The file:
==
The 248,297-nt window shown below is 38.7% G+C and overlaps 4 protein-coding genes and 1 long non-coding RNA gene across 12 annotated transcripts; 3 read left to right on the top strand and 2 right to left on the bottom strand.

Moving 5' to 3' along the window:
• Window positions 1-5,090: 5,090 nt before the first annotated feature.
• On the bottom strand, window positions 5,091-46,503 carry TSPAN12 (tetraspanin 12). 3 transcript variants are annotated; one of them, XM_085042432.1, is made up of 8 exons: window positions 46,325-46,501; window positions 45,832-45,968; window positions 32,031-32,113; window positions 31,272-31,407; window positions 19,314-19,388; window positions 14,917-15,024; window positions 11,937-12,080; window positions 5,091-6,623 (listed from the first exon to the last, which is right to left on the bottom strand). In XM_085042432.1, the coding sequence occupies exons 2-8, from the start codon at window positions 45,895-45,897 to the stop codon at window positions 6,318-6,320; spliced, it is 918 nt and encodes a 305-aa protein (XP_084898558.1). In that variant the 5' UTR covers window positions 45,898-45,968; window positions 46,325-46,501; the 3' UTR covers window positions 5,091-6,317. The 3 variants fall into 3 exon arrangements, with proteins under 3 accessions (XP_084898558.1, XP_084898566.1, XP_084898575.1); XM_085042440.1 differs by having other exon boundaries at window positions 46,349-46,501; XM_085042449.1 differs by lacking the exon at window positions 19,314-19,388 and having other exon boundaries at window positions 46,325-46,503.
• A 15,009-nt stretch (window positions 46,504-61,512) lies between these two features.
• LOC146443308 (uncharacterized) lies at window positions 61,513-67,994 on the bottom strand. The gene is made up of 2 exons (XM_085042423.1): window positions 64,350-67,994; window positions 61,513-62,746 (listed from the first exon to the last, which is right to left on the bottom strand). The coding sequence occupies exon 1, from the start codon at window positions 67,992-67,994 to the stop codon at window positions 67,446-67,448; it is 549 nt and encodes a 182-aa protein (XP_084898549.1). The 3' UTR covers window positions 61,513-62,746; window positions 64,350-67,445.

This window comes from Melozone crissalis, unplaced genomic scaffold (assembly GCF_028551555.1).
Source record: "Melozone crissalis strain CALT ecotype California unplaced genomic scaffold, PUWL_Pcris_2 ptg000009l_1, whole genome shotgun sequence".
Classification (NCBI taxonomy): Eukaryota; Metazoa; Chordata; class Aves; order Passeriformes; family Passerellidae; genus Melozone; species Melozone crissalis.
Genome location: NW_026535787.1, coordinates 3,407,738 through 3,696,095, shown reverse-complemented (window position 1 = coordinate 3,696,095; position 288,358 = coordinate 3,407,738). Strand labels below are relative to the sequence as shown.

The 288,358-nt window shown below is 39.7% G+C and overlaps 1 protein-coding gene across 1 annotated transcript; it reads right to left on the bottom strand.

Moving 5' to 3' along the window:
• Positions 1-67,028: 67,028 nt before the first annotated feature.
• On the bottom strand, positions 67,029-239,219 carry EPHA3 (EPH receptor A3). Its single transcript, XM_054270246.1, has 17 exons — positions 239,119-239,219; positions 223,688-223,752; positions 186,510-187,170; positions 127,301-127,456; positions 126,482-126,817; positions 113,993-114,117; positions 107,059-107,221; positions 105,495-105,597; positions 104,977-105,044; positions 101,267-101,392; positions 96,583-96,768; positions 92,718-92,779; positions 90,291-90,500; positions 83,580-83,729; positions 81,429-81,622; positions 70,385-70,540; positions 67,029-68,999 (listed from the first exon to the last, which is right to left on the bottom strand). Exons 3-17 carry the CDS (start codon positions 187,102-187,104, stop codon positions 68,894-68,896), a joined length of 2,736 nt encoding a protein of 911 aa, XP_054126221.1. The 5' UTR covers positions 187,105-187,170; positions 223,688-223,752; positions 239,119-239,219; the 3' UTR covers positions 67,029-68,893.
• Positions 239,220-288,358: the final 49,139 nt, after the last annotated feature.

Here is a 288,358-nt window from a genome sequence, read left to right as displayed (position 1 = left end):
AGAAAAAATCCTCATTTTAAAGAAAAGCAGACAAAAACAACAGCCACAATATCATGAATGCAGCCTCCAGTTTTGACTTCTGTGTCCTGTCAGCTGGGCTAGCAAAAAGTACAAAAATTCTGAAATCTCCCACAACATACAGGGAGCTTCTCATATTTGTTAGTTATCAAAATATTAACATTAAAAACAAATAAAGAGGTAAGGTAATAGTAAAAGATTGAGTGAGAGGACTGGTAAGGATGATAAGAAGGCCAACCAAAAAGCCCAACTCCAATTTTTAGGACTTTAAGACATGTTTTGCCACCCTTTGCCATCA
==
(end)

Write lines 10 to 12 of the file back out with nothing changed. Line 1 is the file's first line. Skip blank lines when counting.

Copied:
Genome location: NW_026535787.1, coordinates 3,407,738 through 3,696,095, shown reverse-complemented (window position 1 = coordinate 3,696,095; position 288,358 = coordinate 3,407,738). Strand labels below are relative to the sequence as shown.

The 288,358-nt window shown below is 39.7% G+C and overlaps 1 protein-coding gene across 1 annotated transcript; it reads right to left on the bottom strand.

Moving 5' to 3' along the window: